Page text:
Limitless human potential and progress will result in this-worldly, pan-humanist fulfilment for all people groups. Inclusive pluralism, tolerance and respect will rule the day. Human possibilities will extend into a perfected and still perfecting future, supported by and supporting human autonomy, equality, and freedom. These expectations (or values) form one stream of the Western political tradition—liberal democracy. It functions as a political “myth” that regulates our thinking about public discourse, political leadership and perhaps reality itself. The myth has often been thought to originate within religious sensibilities and thought-ways, especially (but not exclusively) those of Christianity. Recent national and international political shock events have cast doubt on this myth and its inherent hopes for democratic polities like Canada. Therefore, we want to circumspectly probe: What indeed are the foundations of such a myth? Can a rigorous examination of current events help us think more clearly about the meaning of such foundations in the light of institutions and emotions, virtues and vices? Included in this inquiry, we contend, is the understanding that they are arguably based in the same religious sensibilities that underpin the hope of human progress. Professor Thomas Heilke will argue that the sources can be fruitfully examined, but also that their theological origins—alongside the parallel theological origins of progressivist thinking— must be more clearly discerned.
Thomas Heilke received his PhD from Duke University in 1990. After 23 years as a faculty member and a variety of administrative positions at the University of Kansas, he has been Professor of Political Science and Associate Dean of the College of Graduate Studies UBC Okanagan since January, 2014. He is the recipient of three teaching awards, and has written on a variety of topics in political philosophy, including civic friendship, political theology, the political thought of Friedrich Nietzsche, Eric Voegelin, John Howard Yoder, and Thucydides, and Anabaptist political thought. He has authored or co-authored four books and edited or co-edited six further volumes. His work has appeared in journals that include American Political Science Review, Political Theory, Polity, The Review of Politics, and Modern Theology. Among his published books are Voegelin on the Idea of Race: An Analysis of Modern European Racism (1990); Nietzsche’s Tragic Regime: Culture, Aesthetics, and Political Education (1998); Eric Voegelin: In Quest of Reality (1999). He co-edited with Ashley Woodwiss The Re-Enchantment of Political Science: Christian Scholars Engage Their Discipline, (2001). He belongs to the American Political Science Association and the Phi Beta Delta Honor Society for International Scholars.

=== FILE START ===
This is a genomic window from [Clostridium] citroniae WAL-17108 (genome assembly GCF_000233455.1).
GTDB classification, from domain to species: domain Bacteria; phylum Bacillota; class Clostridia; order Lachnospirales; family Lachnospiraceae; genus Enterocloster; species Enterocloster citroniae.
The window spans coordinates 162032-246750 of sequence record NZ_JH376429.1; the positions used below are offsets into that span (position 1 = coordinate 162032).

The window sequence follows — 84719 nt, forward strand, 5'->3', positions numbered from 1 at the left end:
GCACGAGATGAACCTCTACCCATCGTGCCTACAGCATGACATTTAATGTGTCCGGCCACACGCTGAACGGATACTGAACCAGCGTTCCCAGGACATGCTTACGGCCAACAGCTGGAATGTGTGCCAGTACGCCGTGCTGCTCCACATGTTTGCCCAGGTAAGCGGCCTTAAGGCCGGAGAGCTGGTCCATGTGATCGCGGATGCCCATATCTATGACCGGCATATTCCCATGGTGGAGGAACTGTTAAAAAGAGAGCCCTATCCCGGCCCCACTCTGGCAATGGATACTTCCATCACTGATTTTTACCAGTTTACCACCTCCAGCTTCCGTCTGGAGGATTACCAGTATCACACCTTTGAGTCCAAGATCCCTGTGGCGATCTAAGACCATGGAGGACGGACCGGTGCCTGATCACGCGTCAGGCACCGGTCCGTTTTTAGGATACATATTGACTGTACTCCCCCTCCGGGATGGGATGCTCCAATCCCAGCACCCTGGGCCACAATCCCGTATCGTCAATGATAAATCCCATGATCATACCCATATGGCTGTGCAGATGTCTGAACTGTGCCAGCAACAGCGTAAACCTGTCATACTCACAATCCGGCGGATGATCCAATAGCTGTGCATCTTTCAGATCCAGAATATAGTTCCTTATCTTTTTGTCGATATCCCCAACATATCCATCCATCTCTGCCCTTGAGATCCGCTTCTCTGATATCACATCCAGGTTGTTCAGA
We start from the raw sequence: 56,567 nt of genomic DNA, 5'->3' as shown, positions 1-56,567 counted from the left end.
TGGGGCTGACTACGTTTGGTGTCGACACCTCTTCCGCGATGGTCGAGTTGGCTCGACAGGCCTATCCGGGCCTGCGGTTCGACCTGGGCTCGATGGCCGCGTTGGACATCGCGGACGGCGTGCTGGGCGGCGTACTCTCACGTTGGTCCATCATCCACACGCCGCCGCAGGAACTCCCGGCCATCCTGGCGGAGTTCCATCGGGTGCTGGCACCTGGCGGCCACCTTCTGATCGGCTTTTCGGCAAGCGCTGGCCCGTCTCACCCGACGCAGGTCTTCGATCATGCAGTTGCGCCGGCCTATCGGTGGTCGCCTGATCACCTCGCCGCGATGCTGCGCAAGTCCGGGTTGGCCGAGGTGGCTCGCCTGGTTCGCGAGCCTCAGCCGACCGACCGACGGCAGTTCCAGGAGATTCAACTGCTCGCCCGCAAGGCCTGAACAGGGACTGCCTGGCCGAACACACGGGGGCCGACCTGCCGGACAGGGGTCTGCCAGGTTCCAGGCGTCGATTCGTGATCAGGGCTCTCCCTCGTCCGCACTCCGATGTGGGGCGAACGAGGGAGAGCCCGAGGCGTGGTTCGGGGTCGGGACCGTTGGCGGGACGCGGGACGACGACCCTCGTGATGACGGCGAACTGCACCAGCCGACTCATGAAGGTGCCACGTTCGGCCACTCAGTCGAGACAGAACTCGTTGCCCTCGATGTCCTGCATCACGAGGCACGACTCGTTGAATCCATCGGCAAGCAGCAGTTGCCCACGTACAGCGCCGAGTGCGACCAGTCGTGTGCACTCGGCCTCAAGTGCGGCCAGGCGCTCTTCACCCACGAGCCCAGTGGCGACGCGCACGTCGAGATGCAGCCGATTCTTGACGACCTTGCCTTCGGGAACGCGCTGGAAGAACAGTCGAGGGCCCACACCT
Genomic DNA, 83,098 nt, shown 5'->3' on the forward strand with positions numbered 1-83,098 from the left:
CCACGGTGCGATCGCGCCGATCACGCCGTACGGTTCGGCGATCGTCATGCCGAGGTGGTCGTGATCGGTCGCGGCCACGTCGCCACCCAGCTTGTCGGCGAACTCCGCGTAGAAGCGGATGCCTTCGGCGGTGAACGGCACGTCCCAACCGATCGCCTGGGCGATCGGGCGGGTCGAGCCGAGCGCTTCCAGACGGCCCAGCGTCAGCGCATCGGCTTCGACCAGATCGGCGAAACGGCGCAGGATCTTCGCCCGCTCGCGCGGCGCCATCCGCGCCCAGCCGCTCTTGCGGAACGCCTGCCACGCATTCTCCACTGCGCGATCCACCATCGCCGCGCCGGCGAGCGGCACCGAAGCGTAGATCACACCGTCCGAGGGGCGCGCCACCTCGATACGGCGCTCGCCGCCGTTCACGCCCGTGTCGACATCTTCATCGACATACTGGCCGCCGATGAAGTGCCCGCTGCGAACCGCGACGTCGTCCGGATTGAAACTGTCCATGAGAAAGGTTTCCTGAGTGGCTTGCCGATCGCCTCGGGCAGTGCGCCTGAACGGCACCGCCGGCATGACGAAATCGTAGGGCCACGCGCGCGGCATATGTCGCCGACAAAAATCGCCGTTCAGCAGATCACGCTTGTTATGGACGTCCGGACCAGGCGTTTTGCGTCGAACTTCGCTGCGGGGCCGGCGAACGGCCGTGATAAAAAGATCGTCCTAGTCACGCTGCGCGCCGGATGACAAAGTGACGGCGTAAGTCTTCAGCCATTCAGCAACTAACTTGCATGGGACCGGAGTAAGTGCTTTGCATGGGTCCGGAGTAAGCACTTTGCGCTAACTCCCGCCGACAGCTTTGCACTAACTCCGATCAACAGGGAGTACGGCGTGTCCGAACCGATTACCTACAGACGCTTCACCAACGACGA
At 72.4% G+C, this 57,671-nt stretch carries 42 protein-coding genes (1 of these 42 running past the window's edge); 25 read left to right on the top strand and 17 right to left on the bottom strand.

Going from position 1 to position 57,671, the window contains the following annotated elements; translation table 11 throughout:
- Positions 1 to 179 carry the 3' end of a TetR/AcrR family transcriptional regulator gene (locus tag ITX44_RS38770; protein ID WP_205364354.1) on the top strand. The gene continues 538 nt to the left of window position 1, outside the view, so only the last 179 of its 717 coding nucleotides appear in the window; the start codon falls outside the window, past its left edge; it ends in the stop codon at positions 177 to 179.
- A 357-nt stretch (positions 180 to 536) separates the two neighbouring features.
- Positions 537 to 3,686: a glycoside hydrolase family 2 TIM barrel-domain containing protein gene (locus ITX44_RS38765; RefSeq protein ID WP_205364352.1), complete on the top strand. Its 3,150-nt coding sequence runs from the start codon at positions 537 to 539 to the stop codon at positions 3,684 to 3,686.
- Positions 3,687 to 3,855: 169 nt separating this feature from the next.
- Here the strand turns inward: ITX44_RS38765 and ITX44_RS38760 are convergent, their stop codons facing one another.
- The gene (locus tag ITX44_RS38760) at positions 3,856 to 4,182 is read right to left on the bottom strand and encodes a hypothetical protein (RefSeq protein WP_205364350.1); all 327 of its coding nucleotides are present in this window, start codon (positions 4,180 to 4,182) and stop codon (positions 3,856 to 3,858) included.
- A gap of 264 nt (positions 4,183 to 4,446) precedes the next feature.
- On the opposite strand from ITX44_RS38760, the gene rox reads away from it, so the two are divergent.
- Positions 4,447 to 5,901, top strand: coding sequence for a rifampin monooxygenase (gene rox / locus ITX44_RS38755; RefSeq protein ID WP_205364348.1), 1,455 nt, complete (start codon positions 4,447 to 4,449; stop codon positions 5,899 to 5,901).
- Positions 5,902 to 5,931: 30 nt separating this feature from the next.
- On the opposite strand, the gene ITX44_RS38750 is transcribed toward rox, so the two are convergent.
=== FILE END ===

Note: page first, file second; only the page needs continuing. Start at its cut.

- Wednesday, January 31, 2018 @ 4:00 p.m., Room TBA – Dr. William Newsome, Neurobiologist, Stanford University
Of Two Minds: A Neuroscientist Balances Science and the Big Questions
- Wednesday, March 14, 2018 @ 4:00 p.m. – Expert Medical Panel Discussion on Mitigating the Addiction Crisis
- John Koehn, Addiction Medical Practitioner, New Westminster, Royal Columbia Hospital, completed a Fellowship under Dr. Evan Wood, BC Centre for Excellence in HIV/AIDS
- Jay Wong, Psychiatry Resident UBC—St. Paul’s Hospital, Providence Health.
- Jadine Cairns, Nutritionist, Children’s Hospital, Specialist in Eating Disorders
- Gabriel Loh, Doctor of Pharmacology UBC—Clinical Coordinator Pharmacy Proctice, Richmond Hospital, Vancouver Coastal Health, Clinical Assistant Professor UBC
Interesting Interview with Dr. Robert Lustig University of California San Francisco, author of The Hacking of the American Mind https://www.youtube.com/watch?v=EKkUtrL6B18
More details to follow: Your GFCF Committee